Chardonnay comes in many guises, but one of its most delightful is the 2009 Joseph Drouhin Saint-Veran.
The Macon is a subregion of Burgundy, and its two most popular wines are Macon-Villages and Pouilly-Fuisse. But during the last two decades, Saint-Veran has developed its own appeal
Nearly all the wines from the Macon are white and made from chardonnay. In 1971, the Saint-Veran appellation was created from six villages adjacent to the Pouilly-Fuisse appellation.
In the 1970s, Pouilly-Fuisse was considered the sophisticated white wine by American consumers, and Macon-Villages the smart choice for good value. During the ensuing decades, chardonnay from California, with its bolder aromas and richer fruit flavors, captured the American palate. In the 1990s, almost like a stealth wine, Saint-Veran began appearing on restaurant wine lists and on retail shelves, its appeal in being the un-California chardonnay.
Saint-Veran has Macon’s pleasant aromas and fruit flavors, but it also has a little more body and acidity and a mineral finish. Add its 12.5 to 13 percent alcohol and an everyday price, and Saint-Veran is a counterpoint to many California chardonnays infused with oak and weighted with high alcohol and $30 to $50 price tags.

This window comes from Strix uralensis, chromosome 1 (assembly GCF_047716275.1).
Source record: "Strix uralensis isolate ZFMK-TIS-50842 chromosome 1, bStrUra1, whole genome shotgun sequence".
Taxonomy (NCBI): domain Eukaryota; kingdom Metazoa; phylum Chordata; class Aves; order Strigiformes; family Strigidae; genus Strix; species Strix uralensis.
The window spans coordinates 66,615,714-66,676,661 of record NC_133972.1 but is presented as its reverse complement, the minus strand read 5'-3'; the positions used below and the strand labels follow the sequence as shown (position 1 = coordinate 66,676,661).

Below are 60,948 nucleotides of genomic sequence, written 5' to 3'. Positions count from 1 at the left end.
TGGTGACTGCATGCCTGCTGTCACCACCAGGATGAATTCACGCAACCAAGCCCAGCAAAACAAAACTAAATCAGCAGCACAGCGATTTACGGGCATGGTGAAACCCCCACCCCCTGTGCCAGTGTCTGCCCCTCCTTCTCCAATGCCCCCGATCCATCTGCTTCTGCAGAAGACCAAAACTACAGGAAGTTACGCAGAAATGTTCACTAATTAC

The 2009 Joseph Drouhin Saint-Veran has exactly what the un-California chardonnay drinker wants. Its classic Macon floral scent attracts the nose, and the mix of pear and subtle pineapple-like flavor pleases the palate without overwhelming it. The balance of fruit and acidity, something missing in many New World chardonnays, is the essence of this wine.
Drouhin is a highly respected Burgundy winemaking family with generations of experience. From 1957 to 2003, Robert Drouhin toiled ceaselessly to perfect his wines and educate the American consumer. In 1976, he hired Laurence Jobard, the first female winemaker in Burgundy, and in 1987, he brought new status to Oregon when he purchased land for the first French-owned winery in that state.
Today his four children divide the tasks of their father: Veronique Drouhin-Boss, is the winemaker in Oregon and consults with Drouhin’s Burgundy-based winemaker, Jerome Faure-Brac. Phillippe Drouhin is the viticulturist for both wineries; while Laurent and Frederic Drouhin tend to the business operations.
Try a glass of the 2009 Joseph Drouhin Saint-Veran with a sautéed chicken breast and mushrooms, veal scaloppini, or the classic escargot a la bourguignon. You’ll be delighted with its suppleness.
The 2009 Joseph Drouhin Saint-Veran retails for approximately $19.